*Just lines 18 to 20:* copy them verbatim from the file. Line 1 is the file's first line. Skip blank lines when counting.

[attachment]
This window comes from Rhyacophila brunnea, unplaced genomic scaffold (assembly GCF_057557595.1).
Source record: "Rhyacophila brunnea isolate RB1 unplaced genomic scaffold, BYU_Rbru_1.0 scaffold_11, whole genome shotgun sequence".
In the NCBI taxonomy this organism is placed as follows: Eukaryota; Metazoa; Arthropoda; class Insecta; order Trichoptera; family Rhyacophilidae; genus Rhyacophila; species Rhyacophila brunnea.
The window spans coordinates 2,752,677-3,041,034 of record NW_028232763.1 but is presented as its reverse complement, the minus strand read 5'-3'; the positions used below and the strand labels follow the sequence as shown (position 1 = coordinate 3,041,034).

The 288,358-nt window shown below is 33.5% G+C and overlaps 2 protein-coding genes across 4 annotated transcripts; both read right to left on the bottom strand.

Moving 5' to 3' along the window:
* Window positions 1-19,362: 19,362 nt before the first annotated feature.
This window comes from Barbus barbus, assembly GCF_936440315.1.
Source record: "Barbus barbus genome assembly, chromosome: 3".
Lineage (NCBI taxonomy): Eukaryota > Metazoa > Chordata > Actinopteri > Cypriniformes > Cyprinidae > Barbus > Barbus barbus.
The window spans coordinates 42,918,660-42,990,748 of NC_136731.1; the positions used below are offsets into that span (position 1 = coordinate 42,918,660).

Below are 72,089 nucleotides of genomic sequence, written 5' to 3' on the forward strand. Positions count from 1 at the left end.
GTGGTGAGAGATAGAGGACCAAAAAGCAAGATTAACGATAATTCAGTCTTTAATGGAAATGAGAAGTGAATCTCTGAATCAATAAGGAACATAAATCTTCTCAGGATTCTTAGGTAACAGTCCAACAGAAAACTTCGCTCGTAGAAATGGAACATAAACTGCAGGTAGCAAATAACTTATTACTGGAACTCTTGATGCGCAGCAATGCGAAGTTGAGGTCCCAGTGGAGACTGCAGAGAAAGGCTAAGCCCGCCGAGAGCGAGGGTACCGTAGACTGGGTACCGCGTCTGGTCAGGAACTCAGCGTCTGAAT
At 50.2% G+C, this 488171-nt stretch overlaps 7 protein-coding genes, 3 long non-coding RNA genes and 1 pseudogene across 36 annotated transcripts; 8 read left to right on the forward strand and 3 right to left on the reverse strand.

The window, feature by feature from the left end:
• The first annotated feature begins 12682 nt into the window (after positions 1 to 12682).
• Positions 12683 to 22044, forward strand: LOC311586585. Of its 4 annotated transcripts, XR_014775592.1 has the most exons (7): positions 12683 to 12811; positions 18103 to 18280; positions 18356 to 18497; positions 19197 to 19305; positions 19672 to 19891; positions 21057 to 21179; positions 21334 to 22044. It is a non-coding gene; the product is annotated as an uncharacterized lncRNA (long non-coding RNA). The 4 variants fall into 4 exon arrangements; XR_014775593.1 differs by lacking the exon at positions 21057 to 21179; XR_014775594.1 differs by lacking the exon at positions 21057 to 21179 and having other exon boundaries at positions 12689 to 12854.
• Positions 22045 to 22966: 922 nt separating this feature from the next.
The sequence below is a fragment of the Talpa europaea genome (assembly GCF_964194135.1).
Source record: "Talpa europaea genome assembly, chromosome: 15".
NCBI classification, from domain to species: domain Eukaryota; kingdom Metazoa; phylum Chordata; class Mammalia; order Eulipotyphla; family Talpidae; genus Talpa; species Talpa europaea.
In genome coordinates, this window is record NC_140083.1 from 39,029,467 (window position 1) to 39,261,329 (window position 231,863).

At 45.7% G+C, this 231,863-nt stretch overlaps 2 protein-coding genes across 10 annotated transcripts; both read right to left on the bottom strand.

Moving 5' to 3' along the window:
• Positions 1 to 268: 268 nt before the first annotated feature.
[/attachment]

• Positions 22045 to 22966: 922 nt separating this feature from the next.
The sequence below is a fragment of the Talpa europaea genome (assembly GCF_964194135.1).
Source record: "Talpa europaea genome assembly, chromosome: 15".